My Babcock, Gould, Crawford, Kibbe, Prince, Curtis, Mather, McEwen, and Hoyler Family Ancestry Photos (By: Michele Babcock-Nice)

My great grandfather, Jonathan Mead Babcock (1878-1933), was the son of Samuel and Jane Babcock of Villenova (Balsam), New York, near South Dayton in Western New York State, outside of Buffalo.  Beyond them, I do not know anything more about my Babcock side of the family.  While there are several Babcock’s buried in Villenova Cemetery, the resting place of my great grandfather and great grandmother, Bertha B. (Gould) Babcock (1880-1963), I am unsure whether or not Jonathan had any brothers or sisters.  I would tend to believe that he was an only child.  When he was born, he weighed 13 pounds.  Perhaps that was enough for his mother to desire not having more children, I don’t know.  Jonathan Mead Babcock was born in 1878 and died on May 5, 1933; he was only 55 years old.  As a man, he was tall at 6’4.”  He worked as the Collins Railroad Foreman and Collins Town Constable.

Bertha B. (Gould) Babcock, Jonathan’s wife, was born in 1880 and died on May 11, 1963; she was 82 years old.  Both she and several of her family’s ancestors are also buried in Villenova Cemetery.  Bertha was one of two daughters born to Albert Allen (called “Arnold”) Gould (1856-1940)and Nancy Ann M. (Rump) Gould (1859-1914).  Nancy was Albert’s first wife; she died and Albert married his second wife, Addie (Prince) Gould.  (Addie Prince had a sister, known as Mrs. Hoyler, whom Bertha called, “Grandma;” I have a photo of her.  I believe that Mrs. Hoyler was Addie’s mother.)  Albert Gould’s parents were Alden Gould (1829-1913) and Arvilla (Barstow) Gould (1829?-1906, age 76).  Bertha’s sister was Hazel (Gould) Crawford Houston.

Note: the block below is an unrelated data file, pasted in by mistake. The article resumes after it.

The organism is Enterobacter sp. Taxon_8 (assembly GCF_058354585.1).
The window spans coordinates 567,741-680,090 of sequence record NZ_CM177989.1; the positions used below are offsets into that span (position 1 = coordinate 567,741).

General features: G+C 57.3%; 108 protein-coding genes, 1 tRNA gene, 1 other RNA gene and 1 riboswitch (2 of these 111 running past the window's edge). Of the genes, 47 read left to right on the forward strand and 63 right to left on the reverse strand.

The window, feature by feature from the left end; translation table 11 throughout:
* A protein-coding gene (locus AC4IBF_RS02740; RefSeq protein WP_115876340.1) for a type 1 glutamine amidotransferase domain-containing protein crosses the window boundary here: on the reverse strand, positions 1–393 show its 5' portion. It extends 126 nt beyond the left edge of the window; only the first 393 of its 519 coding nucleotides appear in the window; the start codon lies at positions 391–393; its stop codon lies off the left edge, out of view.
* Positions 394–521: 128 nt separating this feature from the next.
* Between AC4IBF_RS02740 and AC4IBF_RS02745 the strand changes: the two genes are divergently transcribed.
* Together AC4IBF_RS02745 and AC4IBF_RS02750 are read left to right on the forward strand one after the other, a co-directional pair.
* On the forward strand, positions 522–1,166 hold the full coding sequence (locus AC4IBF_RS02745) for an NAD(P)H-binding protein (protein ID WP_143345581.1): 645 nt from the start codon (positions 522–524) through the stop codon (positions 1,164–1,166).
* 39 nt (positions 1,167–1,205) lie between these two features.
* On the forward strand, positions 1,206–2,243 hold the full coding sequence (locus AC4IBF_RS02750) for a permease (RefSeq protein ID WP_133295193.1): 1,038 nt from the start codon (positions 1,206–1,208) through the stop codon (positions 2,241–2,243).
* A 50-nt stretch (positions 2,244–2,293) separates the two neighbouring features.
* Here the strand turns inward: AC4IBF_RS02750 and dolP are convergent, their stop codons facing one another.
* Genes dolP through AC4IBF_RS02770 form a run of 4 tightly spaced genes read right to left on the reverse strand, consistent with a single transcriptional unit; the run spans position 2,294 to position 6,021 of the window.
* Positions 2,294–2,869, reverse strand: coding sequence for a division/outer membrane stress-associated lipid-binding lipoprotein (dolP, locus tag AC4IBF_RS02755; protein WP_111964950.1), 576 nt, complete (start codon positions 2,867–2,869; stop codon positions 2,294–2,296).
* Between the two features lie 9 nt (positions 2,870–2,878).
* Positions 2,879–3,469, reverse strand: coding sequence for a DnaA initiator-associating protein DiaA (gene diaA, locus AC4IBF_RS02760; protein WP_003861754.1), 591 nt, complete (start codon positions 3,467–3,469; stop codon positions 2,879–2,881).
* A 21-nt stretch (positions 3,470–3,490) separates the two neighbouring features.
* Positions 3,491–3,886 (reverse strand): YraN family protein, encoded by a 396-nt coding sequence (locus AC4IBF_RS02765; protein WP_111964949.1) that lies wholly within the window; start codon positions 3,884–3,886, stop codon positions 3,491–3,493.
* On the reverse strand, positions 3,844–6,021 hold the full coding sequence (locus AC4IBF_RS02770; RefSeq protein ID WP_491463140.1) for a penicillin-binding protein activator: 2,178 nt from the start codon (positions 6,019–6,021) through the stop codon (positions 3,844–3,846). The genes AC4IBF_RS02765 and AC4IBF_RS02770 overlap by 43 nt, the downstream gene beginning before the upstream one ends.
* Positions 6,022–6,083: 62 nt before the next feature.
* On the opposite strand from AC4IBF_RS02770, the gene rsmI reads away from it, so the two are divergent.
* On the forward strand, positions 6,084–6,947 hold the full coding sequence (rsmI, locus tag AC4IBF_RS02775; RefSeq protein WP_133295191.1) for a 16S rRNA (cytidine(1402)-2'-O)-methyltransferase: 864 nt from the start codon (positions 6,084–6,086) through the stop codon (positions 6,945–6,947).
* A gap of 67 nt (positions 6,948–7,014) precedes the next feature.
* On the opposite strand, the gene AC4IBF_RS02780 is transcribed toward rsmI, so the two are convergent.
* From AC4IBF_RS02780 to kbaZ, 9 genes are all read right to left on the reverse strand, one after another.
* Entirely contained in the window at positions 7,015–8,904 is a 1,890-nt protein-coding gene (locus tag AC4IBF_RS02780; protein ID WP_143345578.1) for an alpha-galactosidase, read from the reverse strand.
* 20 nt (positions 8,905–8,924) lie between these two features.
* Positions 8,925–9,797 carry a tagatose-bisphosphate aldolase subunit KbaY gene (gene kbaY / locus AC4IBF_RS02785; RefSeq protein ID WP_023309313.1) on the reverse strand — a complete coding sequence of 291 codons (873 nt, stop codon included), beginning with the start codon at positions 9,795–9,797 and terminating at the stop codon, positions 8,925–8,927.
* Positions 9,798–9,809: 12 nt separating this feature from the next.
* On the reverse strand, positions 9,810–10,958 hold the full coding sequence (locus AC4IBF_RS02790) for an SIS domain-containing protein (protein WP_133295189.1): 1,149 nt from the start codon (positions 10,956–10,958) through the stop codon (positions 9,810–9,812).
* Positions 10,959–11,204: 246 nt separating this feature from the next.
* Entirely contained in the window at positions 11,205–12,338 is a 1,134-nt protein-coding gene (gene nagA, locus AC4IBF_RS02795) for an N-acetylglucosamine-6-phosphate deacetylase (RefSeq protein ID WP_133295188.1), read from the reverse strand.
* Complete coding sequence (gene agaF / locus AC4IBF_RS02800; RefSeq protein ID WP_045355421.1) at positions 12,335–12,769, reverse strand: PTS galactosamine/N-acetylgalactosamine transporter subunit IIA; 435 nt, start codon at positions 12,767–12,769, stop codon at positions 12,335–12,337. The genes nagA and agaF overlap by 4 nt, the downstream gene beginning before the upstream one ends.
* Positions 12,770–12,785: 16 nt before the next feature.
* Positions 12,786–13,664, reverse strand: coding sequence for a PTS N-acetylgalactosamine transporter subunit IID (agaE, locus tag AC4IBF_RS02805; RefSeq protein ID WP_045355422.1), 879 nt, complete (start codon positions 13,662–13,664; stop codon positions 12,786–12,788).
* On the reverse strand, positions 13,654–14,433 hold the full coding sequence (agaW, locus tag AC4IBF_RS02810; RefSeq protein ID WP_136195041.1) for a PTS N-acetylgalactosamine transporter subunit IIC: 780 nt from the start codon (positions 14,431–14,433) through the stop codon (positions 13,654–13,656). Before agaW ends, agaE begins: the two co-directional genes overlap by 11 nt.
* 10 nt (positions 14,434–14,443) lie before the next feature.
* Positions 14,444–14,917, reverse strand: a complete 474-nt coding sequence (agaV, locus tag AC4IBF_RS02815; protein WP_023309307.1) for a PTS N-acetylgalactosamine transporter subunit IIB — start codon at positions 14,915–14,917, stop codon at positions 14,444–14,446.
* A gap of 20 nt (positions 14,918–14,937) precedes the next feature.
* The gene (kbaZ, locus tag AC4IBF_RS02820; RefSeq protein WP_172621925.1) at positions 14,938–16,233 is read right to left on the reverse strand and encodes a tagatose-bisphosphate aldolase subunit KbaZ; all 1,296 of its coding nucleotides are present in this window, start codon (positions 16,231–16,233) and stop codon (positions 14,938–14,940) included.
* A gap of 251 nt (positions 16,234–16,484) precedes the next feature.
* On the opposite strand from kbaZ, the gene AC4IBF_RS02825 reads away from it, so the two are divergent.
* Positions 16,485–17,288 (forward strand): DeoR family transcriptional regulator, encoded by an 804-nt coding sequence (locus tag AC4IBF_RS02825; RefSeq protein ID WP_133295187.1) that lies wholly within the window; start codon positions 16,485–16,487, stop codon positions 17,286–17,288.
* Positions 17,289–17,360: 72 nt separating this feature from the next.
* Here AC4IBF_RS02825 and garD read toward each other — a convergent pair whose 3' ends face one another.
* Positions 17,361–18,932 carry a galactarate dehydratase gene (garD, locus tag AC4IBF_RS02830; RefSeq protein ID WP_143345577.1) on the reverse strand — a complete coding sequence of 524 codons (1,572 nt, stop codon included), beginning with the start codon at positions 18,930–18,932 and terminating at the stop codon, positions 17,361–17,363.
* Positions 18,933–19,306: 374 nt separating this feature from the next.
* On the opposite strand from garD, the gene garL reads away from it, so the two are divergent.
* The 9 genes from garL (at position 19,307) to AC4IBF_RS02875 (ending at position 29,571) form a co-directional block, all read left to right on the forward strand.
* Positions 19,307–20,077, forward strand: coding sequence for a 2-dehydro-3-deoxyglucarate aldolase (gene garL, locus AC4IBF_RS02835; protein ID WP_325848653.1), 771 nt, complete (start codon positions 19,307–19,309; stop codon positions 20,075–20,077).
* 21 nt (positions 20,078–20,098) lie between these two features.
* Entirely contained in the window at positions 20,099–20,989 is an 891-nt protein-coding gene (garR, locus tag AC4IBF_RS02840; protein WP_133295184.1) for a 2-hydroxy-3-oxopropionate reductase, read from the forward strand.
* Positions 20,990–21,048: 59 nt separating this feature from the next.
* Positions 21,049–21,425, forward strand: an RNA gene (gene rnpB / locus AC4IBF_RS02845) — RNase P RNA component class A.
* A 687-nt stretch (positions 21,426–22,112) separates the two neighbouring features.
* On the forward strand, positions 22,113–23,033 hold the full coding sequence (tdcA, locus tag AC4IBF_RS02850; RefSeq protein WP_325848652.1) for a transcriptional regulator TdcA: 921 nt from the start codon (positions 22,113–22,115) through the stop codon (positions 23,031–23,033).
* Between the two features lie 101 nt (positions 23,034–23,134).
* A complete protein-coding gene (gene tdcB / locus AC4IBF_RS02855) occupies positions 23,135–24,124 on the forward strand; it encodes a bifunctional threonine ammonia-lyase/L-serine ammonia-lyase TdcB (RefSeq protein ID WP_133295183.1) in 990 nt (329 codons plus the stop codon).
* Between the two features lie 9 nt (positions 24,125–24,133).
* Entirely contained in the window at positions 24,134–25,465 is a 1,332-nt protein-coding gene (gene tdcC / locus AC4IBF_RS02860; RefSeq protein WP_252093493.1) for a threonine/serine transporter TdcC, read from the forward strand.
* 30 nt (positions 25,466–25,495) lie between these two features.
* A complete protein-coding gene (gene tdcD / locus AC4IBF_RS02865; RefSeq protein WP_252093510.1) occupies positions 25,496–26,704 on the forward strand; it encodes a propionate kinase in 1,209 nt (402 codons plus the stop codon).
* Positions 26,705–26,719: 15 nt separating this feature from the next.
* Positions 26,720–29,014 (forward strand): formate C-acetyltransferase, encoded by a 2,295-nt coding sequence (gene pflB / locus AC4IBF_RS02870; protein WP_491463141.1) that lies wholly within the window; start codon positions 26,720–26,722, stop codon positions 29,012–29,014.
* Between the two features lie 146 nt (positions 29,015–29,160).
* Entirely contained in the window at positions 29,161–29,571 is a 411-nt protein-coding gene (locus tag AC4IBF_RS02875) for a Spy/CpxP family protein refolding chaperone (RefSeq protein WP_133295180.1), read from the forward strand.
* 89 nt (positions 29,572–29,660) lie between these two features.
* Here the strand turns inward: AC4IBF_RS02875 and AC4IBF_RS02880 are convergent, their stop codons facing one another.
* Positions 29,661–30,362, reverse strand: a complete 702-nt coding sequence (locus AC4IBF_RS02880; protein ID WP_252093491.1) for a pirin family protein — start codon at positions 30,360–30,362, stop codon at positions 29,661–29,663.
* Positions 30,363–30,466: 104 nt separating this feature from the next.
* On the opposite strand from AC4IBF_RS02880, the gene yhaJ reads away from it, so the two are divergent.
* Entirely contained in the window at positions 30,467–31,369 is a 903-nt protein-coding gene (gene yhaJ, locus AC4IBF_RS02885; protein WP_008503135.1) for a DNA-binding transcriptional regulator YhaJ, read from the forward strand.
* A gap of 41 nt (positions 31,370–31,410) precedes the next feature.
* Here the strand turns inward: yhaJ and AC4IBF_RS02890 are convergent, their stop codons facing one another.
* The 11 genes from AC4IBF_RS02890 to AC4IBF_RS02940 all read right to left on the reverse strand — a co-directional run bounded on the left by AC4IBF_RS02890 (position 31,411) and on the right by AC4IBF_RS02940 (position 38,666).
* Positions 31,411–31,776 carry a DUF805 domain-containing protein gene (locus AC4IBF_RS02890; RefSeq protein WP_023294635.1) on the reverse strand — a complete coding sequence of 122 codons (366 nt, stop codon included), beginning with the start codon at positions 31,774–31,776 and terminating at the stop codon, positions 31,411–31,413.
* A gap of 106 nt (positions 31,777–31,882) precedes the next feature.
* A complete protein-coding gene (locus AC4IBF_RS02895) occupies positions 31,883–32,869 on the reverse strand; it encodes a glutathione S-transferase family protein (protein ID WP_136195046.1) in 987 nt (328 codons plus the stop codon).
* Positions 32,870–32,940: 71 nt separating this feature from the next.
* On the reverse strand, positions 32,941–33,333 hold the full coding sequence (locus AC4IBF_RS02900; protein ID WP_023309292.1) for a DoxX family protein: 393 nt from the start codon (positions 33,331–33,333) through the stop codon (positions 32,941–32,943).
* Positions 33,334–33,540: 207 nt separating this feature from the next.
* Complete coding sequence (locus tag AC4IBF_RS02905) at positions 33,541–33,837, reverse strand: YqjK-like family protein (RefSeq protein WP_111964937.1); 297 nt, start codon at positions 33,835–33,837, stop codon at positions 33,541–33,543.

Addie Prince’s first husband was Job Prince.  They had at least three children, whom I know to be Bessie Prince, Glenn Prince, and Mrs. Harry Trimmer.  Bessie Prince married Charles J. Woodmansee, and they had two daughters, Adiline Woodmansee and Vivian Woodmansee.  I know that Vivian married Clarence Stoddart, and they had two daughters, Joyce Stoddart and June Stoddart.  Glenn Prince married May L. (Baxter) Prince, and they had two children, Winston B. Prince and Ruth V. Prince.  Ruth married Ed C. Sterry.  They had two sons, Ed B. Sterry and Clendon Sterry.  That is as much information as I have on the descendants of the Prince Family.

Hazel (Gould) Crawford (and later, Houston) and her husband had two daughters, Bessie (Crawford) Kibbe and Thelma (Crawford) Ulander.  Hazel’s first husband was Frank Crawford, who moved to South Dayton from Ohio, as an employee of the Stove Mill Company.  After Frank’s death, Hazel married her second husband, Vernon Houston; they had no children. Thelma and her husband lived in Jamestown, New York; they did not have any children.

Bessie (Crawford) Kibbe married James Kibbe, and they had one son, Bryan Kibbe.  Both Bessie’s husband and son predeceased her; Bessie lives in Falconer, New York and is 95 years old.  Bryan developed multiple sclerosis when he was about three-years-old, and struggled with it throughout his life.  He died as a bachelor a few years ago at about age 50.  James Kibbe also died a few years ago.  There are several Kibbe’s that live in Falconer and throughout the United States.  They are all cousins (now far-removed) to my family.